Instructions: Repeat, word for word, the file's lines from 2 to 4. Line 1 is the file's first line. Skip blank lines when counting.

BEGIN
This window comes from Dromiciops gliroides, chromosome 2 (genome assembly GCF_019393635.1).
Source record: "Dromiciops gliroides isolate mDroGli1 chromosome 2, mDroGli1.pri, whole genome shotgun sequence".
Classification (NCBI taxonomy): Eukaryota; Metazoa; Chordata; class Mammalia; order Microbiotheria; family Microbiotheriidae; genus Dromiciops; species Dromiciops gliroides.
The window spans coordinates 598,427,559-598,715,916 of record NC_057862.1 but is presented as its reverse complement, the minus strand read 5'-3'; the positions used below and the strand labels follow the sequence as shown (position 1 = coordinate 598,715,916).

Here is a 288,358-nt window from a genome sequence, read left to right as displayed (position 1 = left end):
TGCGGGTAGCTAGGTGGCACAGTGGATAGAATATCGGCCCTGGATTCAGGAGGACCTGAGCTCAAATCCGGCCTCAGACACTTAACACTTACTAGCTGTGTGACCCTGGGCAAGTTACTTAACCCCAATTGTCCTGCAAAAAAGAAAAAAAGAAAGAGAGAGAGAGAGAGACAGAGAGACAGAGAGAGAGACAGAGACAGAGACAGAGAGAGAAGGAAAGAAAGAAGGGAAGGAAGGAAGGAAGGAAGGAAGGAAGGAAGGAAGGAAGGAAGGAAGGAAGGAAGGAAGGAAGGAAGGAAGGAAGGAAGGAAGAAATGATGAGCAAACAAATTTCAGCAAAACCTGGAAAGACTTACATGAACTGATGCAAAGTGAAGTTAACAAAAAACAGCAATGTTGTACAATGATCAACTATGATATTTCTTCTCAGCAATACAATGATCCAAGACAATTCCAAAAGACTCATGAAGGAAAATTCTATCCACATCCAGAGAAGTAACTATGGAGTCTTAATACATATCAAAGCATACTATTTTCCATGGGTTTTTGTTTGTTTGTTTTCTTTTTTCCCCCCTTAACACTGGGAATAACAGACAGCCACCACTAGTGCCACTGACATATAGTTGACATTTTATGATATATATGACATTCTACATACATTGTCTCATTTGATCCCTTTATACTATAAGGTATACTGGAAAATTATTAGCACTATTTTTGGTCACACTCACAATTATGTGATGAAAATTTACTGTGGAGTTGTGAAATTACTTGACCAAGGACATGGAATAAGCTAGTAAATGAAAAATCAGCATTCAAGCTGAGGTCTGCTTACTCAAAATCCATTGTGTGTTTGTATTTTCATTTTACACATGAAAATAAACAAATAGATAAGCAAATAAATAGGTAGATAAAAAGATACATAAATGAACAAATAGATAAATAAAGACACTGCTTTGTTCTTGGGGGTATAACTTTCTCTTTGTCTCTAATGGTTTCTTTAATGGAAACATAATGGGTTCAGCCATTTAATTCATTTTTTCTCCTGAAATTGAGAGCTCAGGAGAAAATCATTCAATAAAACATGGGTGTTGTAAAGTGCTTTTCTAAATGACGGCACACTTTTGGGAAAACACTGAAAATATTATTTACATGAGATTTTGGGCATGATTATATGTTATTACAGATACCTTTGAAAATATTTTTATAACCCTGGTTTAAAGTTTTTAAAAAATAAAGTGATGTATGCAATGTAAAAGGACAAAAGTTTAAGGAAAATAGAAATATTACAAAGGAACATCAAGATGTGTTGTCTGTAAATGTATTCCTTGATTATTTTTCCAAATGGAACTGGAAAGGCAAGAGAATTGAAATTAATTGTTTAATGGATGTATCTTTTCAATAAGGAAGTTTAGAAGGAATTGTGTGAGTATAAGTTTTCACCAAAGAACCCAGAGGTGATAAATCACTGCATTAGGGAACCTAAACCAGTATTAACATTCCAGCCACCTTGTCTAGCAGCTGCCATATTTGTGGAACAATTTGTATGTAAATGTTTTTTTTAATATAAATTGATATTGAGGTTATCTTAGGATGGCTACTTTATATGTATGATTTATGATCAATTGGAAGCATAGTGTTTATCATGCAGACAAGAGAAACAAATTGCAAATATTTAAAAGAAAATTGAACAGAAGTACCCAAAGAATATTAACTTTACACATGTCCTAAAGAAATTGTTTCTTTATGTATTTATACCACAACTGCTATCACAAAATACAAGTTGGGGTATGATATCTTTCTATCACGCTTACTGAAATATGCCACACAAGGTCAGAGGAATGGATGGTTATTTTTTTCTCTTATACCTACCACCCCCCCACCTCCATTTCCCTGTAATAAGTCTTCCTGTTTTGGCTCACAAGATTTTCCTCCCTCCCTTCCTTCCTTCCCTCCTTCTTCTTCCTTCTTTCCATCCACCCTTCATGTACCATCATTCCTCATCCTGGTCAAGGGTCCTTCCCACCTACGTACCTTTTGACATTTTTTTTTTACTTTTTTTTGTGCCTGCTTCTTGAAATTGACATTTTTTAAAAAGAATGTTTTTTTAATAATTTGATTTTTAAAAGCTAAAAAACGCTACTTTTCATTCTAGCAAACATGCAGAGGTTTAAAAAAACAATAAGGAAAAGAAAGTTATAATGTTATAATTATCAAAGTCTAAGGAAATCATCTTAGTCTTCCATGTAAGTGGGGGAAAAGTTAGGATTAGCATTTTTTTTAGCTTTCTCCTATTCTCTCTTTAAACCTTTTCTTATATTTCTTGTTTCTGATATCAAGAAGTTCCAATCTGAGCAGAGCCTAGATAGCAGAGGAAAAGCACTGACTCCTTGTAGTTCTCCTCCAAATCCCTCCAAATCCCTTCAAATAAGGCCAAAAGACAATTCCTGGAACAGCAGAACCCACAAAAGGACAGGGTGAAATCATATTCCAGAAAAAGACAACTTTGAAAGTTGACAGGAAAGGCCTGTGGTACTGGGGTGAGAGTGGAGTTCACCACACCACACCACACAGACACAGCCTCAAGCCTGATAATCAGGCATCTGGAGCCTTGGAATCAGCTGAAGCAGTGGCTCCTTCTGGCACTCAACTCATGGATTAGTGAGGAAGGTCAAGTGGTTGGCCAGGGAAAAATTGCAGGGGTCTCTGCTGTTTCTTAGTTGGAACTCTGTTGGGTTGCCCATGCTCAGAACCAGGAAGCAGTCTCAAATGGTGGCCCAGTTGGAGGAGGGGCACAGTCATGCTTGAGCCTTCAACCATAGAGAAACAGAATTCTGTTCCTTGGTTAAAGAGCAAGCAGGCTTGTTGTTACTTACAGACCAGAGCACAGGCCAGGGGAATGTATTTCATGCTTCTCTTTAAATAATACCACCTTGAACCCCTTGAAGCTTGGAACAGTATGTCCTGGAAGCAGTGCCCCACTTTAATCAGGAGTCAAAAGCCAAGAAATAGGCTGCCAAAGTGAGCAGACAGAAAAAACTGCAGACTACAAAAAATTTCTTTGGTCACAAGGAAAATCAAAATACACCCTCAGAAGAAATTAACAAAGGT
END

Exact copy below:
Source record: "Dromiciops gliroides isolate mDroGli1 chromosome 2, mDroGli1.pri, whole genome shotgun sequence".
Classification (NCBI taxonomy): Eukaryota; Metazoa; Chordata; class Mammalia; order Microbiotheria; family Microbiotheriidae; genus Dromiciops; species Dromiciops gliroides.
The window spans coordinates 598,427,559-598,715,916 of record NC_057862.1 but is presented as its reverse complement, the minus strand read 5'-3'; the positions used below and the strand labels follow the sequence as shown (position 1 = coordinate 598,715,916).